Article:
I'm struck by the standing of Bonhoeffer today. There seem to be three camps: people who encounter his biography, people who've read some of his writings, and people who've never heard of him. I can forgive the last group. I belong to the second group. I want more for the first group.

It seems that the age of the populist book has reduced Bonhoeffer to a mere hero instead of a teacher and prophet. He's more popular as celebrity than as instructor. Perhaps that's because our media saturates us with celebrity rather than with content. We seem to like the idea of Bonhoeffer as the martyr and would-be assassin much more than we want to take the time to read his lasting words.

I like his writings even though I don't agree with all of them. He writes clearly and he writes for the believer. This is especially true with Discipleship. If you have time for only one of his books, it's that one. For a little more chewing try either of his dissertations Act and Being, and Sanctorum Communio. It's well worth the time.

Tuesday, 26 March 2013

The impossibility of Christ in khaki

I'm delighted to have finally found the source of a quote I'd heard some time ago.
Look! Christ in khaki, out in France thrusting his bayonet into a German workman. See! The Son of God with a machine gun ambushing a column of German infantry. …. That picture is impossible – and we all know it.
It comes from a book by Alfred Salter, The Religion of the Conscientious Objector. Published in 1914, it sold over a million copies. Although I don't have the book I'm struck by the vision of the quote and the questions it raises.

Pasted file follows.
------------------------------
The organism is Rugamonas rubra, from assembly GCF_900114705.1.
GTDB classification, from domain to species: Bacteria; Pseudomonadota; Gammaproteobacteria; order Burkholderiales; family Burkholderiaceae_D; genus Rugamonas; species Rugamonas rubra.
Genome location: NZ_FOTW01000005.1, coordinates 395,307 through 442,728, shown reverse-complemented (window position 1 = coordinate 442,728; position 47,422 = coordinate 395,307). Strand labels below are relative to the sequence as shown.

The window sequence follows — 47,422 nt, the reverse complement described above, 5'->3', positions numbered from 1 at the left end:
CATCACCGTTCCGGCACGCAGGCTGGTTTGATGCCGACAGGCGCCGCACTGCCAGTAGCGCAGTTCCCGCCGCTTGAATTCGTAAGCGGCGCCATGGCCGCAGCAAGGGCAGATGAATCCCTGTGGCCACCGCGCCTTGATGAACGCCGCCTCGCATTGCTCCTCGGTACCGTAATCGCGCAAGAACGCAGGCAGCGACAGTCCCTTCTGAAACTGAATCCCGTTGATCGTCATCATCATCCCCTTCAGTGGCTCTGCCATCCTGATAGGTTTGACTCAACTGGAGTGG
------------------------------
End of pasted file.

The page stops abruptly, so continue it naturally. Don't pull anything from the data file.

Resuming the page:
Would Jesus have gone to a war like the Great War, WW2, Viet Nam, Iraq?

Would Jesus have stabbed a Roman who was mistreating a Hebrew? I think here of Moses who killed an Egyptian for the same reason.

Is it fair to say that because Jesus fashioned a whip to drive money lenders from the temple that he would use a machine gun to drive invaders out?

Would Jesus stand by and do nothing while an invader attacked civilians?

If we suggest that Jesus would take up arms "in the right circumstances" then we can imagine Jesus with the bayonet or the machine gun. But if we can't imagine Jesus with the bayonet or machine gun, can we say that there are ever "the right circumstances" for that kind of violence?

If we suggest that Jesus would not bear arms against the invader, we must imagine a way to be Christian in the midst of an oppressive regime. How would Jesus have lived if Capernaum had been invaded by the worst warlords in history? Choose whichever warlord you like for the exercise.

In the end we have to return to the biblical accounts of Jesus and his disciples who lived under Roman military occupation, albeit mostly benevolent, and who chose a path of non-violence on the way to his death at the hands of those same Romans. He chose a violent rebel, Simon the Zealot, to be one of his disciples and taught him to love the enemy, to pray for the persecutor, to go the extra mile for the oppressor.
Look! Christ in khaki, out in France thrusting his bayonet into a German workman. See! The Son of God with a machine gun ambushing a column of German infantry. …. That picture is impossible – and we all know it.
Christ in khaki... an impossible picture.

Tuesday, 19 March 2013

Blessed, not Flourishing

Blessed. The word is a rorshach test. Ask a Christian what they mean when they say it and you'll catch a glimpse into their theology. From the highly unscientific research I've conducted it seems that most people treat it as happy, fortunate, recipient of a gift, well off, and so on. In some cases that's what we mean when we say it too, and in some cases that's what the biblical writers meant as well.

It reminds me of eudaimonia, the flourishing that many ancient Greek philosophers highlighted as the chief meaning of life. To be blessed is to have some kind of divine favour that leads to eudaimonia.